OXFORD — Granville County’s school board has asked administrators to size up the possibility of closing Granville Central High School, and to update existing closure studies that focused on Wilton and Creedmoor elementary schools.
The request came Monday, in the first of a series of scheduled board debates that officials have designed to set up the possibility of making actual closure decisions by the end of June. They would take effect in the 2022-23 school year.
Board members indicated that they’re far from certain what they’d do with the Granville Central campus if they go ahead with closure, though converting it into a middle school to replace G.C. Hawley Middle School is a leading possibility.
The wording of their request also left open the possibility of consolidating high school operations on the southern end of the county on the Granville Central campus, which is near Stem. It is one of two high schools in the southern part of the county, the other being South Granville High School in Creedmoor.
Prior discussions have more or less assumed that J.F. Webb High School, near Oxford, will remain in operation no matter what the board decides about merging schools in the south.
Granville County Public Schools officials are considering consolidation — the system’s second such debate in less than three years — because their district has continued to lose students to charter schools. That’s left them with excess capacity at the elementary, middle and high school levels.
They are also facing pressure from the Granville County Commissioners to close a high school.
The commissioners refused earlier this spring to consider paying for a renovation of the Hawley Middle School campus, which is aging and in many respects sub-standard. Commissioners urged as an alternative the conversion of either Granville Central or South Granville into Hawley’s replacement.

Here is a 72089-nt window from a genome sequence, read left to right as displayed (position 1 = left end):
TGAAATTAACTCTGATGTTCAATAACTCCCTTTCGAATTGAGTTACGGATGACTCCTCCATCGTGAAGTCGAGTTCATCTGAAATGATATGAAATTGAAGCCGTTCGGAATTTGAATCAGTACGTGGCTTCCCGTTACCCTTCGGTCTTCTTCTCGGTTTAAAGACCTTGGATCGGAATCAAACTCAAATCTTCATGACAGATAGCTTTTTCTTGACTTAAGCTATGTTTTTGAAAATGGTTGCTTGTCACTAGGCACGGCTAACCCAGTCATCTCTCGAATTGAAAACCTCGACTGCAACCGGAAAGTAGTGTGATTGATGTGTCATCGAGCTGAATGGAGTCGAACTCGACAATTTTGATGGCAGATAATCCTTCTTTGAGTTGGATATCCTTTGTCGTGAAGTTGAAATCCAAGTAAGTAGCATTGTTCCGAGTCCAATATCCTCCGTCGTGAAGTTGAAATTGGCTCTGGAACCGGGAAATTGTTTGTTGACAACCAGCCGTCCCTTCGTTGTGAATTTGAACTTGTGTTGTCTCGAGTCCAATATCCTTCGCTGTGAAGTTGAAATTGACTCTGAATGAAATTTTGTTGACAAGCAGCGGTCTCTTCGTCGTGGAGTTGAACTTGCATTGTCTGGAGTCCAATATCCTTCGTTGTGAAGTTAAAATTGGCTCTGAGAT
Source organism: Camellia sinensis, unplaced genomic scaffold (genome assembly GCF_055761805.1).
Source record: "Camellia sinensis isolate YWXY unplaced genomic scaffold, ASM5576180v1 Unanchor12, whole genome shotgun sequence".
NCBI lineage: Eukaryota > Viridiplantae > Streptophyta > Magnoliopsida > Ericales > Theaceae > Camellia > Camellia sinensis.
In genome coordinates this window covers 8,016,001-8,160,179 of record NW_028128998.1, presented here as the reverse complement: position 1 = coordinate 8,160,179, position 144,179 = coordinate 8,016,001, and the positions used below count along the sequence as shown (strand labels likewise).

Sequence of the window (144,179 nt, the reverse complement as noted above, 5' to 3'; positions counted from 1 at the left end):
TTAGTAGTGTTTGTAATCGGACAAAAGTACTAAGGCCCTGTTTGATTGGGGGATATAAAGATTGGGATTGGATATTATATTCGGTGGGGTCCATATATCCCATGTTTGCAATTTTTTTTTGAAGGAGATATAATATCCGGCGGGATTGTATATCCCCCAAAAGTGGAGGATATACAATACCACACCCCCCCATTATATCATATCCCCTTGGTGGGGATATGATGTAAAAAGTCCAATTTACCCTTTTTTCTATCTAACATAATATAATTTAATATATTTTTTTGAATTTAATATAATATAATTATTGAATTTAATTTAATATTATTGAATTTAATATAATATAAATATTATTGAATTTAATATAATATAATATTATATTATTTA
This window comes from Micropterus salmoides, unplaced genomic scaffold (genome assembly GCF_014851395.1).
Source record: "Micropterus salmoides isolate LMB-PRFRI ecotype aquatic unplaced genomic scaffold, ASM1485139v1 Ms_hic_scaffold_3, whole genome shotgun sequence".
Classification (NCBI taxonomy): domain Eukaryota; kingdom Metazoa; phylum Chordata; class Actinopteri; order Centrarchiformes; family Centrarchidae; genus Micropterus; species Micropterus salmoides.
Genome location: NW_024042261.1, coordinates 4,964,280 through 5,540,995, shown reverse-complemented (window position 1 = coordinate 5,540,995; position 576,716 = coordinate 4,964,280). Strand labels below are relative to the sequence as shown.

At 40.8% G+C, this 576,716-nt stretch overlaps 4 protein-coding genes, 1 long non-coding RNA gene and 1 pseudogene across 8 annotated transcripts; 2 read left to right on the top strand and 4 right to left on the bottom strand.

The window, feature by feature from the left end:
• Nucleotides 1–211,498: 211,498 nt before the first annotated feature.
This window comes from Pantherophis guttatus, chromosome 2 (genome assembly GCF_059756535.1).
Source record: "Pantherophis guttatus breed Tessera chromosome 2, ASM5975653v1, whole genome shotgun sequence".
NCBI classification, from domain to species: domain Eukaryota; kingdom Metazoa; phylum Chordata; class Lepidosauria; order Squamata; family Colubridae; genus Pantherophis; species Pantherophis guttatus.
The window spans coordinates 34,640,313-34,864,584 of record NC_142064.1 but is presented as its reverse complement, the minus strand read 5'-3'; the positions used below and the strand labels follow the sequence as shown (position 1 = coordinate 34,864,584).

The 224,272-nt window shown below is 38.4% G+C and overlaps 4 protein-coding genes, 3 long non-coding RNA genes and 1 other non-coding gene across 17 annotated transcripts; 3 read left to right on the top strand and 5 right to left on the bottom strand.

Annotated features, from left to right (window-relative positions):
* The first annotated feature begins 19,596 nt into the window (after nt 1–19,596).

Monday night’s discussion, however, showed that at least a couple school board members are worried that another round of mergers could actually make things worse for the district, accelerating a potential death spiral if more families react by enrolling their children in charter schools.
The possibility of “unanticipated consequences is one that concerns me,” board member Ethel Anderson said. “Some of the decisions we can make could drive kids away more to charters. That may tie into the one [other members have] about geography because of hardships on transportation.”
Board member Tom Houlihan agreed, and fellow member Glenda Williams noted that because many people living in southern Granville County work in Raleigh or Durham, the impact of a change on their daily commute make affect their decisions about where their children should attend school.
Houlihan floated a different idea for relocating Hawley’s program, urging that members instead consider converting Tar River Elementary School into a middle school.
He saw the possible benefits as including eliminating the need to consider closing Creedmoor or Wilton elementaries.
But his colleagues more or less rejected the idea. One problem, they said, is that Tar River would require an extensive renovation to accommodate older students because its designers sized most of its rooms and fittings for a K-5 clientele.
“From bathrooms to classrooms, everything in there is miniature, absolutely everything” apart from a few spaces reserved for teachers and staff, board member Amanda LaBrecque said.
Another issue is that the Tar River campus is short on outside space that could accommodate a middle-school athletics program. While it has acreage on paper, “behind the school and behind the gym it begins to slope off considerably,” said Stan Winborne, assistant superintendent for operations and human resources. “There’s also a retention pond back there.”
The flip side of a consolidation decision affecting the southern high schools is that it could free up enough money to put the academic offerings of the remaining two high schools on par with each other, members said.
“My daughter is going into ninth grade,” board member Gregory McKnight said. “We had our heart on one high school, but when we looked at the courses, she said the courses I want to take are at another high school. If you consolidated and made [just] two high schools, you’d be able to offer students more courses. That’s a win-win all the way round.”
The board is scheduled to review drafts of the requested closure studies on May 17, and officials want to finalize the documents by June 7. State law on potential school closures and mergers requires public hearings, which GCPS officials intend to hold on June 14 and 15 at locations yet to be determined.
Contact Ray Gronberg at firstname.lastname@example.org or by phone at 252-436-2850.